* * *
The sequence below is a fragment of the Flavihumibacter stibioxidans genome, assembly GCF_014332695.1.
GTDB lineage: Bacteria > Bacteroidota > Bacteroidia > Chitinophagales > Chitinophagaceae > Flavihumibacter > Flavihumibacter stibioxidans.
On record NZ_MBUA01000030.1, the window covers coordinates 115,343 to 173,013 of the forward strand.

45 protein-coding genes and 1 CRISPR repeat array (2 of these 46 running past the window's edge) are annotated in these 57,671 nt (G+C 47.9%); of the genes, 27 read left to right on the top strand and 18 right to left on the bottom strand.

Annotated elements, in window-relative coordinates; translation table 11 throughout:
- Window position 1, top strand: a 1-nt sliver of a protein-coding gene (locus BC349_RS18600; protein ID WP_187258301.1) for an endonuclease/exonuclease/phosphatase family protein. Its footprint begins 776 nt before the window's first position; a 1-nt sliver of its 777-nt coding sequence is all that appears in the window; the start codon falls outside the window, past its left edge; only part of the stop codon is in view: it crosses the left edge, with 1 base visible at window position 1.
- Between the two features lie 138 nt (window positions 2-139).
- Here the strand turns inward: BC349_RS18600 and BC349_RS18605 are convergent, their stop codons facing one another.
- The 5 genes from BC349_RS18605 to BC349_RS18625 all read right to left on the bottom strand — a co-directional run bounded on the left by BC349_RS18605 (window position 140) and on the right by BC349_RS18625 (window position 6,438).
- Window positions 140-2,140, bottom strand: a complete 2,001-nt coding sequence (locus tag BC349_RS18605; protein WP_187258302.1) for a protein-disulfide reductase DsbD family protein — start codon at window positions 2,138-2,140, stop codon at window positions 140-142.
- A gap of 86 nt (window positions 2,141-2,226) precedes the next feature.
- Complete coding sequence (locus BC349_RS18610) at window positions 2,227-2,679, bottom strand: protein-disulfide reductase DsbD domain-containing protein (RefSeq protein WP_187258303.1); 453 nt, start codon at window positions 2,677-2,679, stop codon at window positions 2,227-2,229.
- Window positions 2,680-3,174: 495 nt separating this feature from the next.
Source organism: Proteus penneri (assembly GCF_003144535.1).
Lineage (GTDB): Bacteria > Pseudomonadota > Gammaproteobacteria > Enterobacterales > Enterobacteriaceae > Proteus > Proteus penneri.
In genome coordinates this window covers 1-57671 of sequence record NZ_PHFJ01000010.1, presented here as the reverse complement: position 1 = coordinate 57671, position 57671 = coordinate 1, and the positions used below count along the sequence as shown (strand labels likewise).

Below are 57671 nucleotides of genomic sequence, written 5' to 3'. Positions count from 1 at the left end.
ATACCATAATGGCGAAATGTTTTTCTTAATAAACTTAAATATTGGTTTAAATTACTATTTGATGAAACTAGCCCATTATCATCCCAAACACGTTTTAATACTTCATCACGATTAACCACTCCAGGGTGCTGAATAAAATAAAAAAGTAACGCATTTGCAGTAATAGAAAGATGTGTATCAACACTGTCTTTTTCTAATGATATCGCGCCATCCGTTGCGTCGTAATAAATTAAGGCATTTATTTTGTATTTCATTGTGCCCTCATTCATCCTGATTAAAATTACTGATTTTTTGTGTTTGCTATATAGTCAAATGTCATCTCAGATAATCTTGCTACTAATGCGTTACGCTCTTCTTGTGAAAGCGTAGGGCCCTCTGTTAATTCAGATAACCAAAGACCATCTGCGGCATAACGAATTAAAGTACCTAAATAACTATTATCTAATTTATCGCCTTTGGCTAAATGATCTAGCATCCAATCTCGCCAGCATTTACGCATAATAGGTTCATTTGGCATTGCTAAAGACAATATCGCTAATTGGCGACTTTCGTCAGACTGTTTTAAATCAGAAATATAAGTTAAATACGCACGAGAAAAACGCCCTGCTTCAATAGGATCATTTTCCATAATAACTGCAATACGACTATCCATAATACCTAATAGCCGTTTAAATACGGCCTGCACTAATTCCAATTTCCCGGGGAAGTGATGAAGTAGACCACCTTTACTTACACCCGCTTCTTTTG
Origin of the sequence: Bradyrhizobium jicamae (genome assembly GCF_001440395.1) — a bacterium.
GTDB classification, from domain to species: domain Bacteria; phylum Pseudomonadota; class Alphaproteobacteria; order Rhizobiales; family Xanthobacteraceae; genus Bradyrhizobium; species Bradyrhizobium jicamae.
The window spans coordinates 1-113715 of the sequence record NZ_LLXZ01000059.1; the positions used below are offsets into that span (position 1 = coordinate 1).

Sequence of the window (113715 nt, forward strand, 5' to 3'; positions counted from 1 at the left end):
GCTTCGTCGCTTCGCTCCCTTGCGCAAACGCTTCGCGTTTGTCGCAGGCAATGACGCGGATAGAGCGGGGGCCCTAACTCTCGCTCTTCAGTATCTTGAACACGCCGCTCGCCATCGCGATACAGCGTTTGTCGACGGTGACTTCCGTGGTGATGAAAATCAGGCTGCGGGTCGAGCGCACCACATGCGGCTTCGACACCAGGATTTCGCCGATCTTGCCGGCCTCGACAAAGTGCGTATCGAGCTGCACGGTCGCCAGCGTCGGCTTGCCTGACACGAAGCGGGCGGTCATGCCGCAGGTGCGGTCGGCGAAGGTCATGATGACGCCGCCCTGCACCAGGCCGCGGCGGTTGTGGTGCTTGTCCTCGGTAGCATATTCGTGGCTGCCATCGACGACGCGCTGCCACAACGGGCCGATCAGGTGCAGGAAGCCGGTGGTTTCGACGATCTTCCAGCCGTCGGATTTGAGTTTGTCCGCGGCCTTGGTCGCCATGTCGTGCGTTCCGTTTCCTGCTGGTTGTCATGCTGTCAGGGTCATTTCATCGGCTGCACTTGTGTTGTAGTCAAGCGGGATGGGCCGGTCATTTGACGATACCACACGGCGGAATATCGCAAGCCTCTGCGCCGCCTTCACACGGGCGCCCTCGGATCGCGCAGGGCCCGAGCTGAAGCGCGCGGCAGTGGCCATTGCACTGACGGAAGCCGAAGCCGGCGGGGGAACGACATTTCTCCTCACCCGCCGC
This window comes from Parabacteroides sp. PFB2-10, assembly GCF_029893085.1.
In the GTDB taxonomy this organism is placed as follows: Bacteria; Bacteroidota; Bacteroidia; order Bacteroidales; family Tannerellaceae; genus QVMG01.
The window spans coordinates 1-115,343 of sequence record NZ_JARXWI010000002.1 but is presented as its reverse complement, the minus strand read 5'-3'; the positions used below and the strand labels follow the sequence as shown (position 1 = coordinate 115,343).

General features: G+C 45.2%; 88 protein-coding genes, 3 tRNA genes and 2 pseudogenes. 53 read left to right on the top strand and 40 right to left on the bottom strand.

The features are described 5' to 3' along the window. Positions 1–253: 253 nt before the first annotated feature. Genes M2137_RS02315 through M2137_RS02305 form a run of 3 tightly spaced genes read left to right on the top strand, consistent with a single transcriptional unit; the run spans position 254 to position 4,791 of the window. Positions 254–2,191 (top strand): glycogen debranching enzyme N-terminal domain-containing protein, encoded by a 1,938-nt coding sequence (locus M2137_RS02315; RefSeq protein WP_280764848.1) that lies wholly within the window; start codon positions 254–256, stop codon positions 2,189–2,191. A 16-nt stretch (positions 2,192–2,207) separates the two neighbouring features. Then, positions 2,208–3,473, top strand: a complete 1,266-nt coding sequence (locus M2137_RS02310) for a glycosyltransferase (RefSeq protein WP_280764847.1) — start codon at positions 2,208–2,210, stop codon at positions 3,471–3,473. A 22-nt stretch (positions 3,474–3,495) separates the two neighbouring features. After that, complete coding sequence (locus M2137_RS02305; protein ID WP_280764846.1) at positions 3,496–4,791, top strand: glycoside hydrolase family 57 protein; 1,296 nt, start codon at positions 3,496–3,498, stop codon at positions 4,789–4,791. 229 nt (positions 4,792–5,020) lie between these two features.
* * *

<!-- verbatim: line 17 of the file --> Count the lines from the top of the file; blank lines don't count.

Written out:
Below are 57671 nucleotides of genomic sequence, written 5' to 3'. Positions count from 1 at the left end.